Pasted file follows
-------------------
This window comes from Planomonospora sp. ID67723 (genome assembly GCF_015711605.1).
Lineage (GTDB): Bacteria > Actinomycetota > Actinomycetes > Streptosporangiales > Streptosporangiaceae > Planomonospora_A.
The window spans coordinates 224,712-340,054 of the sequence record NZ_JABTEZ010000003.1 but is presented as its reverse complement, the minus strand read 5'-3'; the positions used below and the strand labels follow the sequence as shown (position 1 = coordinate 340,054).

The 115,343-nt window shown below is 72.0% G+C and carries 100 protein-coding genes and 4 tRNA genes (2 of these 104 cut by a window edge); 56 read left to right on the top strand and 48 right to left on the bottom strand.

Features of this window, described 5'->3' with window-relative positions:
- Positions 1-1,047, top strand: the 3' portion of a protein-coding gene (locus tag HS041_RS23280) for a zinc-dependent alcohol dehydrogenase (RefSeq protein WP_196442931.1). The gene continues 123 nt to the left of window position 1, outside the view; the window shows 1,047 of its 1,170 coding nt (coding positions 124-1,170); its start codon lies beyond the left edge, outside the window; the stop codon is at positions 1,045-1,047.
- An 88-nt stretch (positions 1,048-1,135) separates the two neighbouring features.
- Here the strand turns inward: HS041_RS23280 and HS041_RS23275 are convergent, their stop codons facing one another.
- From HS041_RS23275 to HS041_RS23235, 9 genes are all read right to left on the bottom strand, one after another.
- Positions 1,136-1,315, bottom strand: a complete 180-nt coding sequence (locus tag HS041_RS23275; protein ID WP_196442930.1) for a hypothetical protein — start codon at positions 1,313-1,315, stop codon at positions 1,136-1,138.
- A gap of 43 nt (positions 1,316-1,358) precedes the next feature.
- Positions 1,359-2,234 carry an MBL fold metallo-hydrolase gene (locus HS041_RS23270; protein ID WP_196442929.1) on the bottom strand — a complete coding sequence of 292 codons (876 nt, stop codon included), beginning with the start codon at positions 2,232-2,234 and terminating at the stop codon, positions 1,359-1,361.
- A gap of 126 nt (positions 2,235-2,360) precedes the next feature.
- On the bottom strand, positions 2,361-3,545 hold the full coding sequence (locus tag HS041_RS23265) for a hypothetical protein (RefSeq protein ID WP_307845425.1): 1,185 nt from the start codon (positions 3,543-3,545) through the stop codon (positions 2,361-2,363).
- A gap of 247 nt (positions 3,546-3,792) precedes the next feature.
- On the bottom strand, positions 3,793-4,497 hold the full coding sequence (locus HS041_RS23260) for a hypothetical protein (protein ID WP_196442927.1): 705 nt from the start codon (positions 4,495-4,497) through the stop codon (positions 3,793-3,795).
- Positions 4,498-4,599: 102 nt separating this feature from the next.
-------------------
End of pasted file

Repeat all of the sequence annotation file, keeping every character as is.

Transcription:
This window comes from Planomonospora sp. ID67723 (genome assembly GCF_015711605.1).
Lineage (GTDB): Bacteria > Actinomycetota > Actinomycetes > Streptosporangiales > Streptosporangiaceae > Planomonospora_A.
The window spans coordinates 224,712-340,054 of the sequence record NZ_JABTEZ010000003.1 but is presented as its reverse complement, the minus strand read 5'-3'; the positions used below and the strand labels follow the sequence as shown (position 1 = coordinate 340,054).

The 115,343-nt window shown below is 72.0% G+C and carries 100 protein-coding genes and 4 tRNA genes (2 of these 104 cut by a window edge); 56 read left to right on the top strand and 48 right to left on the bottom strand.

Features of this window, described 5'->3' with window-relative positions:
- Positions 1-1,047, top strand: the 3' portion of a protein-coding gene (locus tag HS041_RS23280) for a zinc-dependent alcohol dehydrogenase (RefSeq protein WP_196442931.1). The gene continues 123 nt to the left of window position 1, outside the view; the window shows 1,047 of its 1,170 coding nt (coding positions 124-1,170); its start codon lies beyond the left edge, outside the window; the stop codon is at positions 1,045-1,047.
- An 88-nt stretch (positions 1,048-1,135) separates the two neighbouring features.
- Here the strand turns inward: HS041_RS23280 and HS041_RS23275 are convergent, their stop codons facing one another.
- From HS041_RS23275 to HS041_RS23235, 9 genes are all read right to left on the bottom strand, one after another.
- Positions 1,136-1,315, bottom strand: a complete 180-nt coding sequence (locus tag HS041_RS23275; protein ID WP_196442930.1) for a hypothetical protein — start codon at positions 1,313-1,315, stop codon at positions 1,136-1,138.
- A gap of 43 nt (positions 1,316-1,358) precedes the next feature.
- Positions 1,359-2,234 carry an MBL fold metallo-hydrolase gene (locus HS041_RS23270; protein ID WP_196442929.1) on the bottom strand — a complete coding sequence of 292 codons (876 nt, stop codon included), beginning with the start codon at positions 2,232-2,234 and terminating at the stop codon, positions 1,359-1,361.
- A gap of 126 nt (positions 2,235-2,360) precedes the next feature.
- On the bottom strand, positions 2,361-3,545 hold the full coding sequence (locus tag HS041_RS23265) for a hypothetical protein (RefSeq protein ID WP_307845425.1): 1,185 nt from the start codon (positions 3,543-3,545) through the stop codon (positions 2,361-2,363).
- A gap of 247 nt (positions 3,546-3,792) precedes the next feature.
- On the bottom strand, positions 3,793-4,497 hold the full coding sequence (locus HS041_RS23260) for a hypothetical protein (protein ID WP_196442927.1): 705 nt from the start codon (positions 4,495-4,497) through the stop codon (positions 3,793-3,795).
- Positions 4,498-4,599: 102 nt separating this feature from the next.